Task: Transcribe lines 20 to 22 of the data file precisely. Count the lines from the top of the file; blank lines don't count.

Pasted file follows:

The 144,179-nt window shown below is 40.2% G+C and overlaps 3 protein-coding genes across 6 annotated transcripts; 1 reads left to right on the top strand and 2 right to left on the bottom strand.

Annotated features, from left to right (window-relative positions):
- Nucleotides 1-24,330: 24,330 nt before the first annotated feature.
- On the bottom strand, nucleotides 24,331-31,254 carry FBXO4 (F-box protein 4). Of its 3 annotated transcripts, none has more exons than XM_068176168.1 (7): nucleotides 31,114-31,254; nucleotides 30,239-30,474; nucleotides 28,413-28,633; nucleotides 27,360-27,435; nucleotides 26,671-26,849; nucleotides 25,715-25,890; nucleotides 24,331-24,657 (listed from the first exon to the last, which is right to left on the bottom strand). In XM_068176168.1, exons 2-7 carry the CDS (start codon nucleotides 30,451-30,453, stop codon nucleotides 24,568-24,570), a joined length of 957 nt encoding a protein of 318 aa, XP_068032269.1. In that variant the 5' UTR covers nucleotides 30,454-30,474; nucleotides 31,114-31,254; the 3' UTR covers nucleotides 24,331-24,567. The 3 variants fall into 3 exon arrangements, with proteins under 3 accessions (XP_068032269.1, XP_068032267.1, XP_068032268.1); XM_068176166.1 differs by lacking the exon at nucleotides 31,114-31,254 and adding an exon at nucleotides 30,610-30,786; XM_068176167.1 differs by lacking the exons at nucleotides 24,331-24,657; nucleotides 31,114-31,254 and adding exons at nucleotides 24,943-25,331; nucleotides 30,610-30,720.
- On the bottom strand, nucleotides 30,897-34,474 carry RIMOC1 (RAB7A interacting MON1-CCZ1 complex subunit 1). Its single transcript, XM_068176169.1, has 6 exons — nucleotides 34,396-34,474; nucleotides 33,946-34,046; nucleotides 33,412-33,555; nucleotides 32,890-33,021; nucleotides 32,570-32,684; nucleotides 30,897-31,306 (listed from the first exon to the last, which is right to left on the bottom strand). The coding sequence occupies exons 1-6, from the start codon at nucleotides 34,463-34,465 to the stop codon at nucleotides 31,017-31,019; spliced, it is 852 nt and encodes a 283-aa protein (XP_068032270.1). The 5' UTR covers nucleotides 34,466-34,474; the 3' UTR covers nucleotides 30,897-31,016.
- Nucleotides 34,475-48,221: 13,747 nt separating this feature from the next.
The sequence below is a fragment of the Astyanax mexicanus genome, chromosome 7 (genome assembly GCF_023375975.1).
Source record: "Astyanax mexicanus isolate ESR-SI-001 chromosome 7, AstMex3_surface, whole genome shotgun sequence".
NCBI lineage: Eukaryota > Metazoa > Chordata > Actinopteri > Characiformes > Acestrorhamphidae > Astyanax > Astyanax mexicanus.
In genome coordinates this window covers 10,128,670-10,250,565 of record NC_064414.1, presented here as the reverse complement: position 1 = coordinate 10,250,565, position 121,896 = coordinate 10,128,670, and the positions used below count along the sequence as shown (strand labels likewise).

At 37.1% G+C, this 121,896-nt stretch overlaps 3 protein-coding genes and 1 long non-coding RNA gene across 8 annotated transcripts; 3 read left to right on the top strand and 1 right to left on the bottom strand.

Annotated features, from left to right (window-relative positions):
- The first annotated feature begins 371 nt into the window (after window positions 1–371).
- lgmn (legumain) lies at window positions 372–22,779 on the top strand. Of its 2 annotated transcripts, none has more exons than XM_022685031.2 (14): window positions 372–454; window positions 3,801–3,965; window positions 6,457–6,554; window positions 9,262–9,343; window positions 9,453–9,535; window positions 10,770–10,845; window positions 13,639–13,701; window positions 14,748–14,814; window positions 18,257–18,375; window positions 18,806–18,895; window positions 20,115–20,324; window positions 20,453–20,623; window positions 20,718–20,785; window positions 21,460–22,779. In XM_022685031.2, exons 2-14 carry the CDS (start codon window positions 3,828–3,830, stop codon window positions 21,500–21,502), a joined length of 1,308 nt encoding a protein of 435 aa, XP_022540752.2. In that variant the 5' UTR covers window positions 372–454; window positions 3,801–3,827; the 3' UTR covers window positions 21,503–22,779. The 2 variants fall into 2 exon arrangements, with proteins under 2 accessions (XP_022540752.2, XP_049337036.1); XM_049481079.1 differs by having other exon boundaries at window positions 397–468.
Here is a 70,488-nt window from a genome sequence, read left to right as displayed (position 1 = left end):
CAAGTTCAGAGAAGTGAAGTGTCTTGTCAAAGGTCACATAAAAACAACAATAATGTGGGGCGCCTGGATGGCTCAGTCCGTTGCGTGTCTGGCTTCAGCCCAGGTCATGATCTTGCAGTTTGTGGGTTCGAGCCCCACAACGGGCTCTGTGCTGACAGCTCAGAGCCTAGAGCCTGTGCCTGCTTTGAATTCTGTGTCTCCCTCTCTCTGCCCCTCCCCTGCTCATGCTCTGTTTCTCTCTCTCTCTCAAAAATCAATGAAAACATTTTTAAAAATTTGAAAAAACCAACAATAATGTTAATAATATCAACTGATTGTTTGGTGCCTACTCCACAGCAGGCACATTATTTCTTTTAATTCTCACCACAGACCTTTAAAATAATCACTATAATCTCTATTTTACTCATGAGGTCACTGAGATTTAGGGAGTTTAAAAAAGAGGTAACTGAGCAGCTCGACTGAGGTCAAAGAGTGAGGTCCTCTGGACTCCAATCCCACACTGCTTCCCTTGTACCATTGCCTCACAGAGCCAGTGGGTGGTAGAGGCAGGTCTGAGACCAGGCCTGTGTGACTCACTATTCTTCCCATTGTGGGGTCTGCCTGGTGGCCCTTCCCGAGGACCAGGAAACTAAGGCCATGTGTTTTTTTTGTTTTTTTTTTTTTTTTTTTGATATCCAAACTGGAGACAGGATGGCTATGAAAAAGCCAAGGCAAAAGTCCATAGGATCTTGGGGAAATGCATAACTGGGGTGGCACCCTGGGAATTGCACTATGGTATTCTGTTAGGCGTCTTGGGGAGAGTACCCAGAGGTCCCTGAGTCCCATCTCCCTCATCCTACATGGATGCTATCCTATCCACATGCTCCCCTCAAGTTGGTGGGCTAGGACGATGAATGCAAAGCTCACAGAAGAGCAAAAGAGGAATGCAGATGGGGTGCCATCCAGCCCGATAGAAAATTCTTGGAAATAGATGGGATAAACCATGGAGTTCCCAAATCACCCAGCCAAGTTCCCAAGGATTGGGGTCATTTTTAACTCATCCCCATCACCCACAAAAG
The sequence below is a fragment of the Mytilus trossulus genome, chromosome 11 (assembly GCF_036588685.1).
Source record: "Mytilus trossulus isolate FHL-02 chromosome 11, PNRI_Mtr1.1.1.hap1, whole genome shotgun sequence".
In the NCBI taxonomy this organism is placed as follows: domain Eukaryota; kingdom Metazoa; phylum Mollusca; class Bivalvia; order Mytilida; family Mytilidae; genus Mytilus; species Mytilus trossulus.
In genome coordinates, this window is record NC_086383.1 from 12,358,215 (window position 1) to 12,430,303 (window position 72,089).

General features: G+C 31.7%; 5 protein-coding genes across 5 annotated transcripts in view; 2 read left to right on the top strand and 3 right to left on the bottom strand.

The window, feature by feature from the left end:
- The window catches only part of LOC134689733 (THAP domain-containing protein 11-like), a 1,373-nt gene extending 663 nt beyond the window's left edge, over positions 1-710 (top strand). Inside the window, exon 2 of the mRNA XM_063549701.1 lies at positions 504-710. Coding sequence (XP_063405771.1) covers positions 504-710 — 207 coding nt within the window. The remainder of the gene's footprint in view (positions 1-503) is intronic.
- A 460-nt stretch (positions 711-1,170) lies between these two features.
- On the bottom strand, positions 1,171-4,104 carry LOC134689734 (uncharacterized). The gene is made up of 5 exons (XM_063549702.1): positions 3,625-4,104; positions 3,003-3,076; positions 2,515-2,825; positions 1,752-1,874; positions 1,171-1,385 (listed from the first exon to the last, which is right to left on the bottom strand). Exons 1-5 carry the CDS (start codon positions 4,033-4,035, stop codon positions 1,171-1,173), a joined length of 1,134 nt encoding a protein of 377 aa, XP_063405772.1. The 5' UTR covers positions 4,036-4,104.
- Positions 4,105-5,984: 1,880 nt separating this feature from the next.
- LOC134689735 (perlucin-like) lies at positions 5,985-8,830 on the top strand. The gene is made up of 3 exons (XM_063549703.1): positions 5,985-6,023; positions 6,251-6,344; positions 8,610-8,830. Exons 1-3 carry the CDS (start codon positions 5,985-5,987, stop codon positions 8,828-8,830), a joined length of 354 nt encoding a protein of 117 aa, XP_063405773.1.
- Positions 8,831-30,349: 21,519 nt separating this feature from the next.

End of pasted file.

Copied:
In genome coordinates, this window is record NC_086383.1 from 12,358,215 (window position 1) to 12,430,303 (window position 72,089).

General features: G+C 31.7%; 5 protein-coding genes across 5 annotated transcripts in view; 2 read left to right on the top strand and 3 right to left on the bottom strand.

The window, feature by feature from the left end: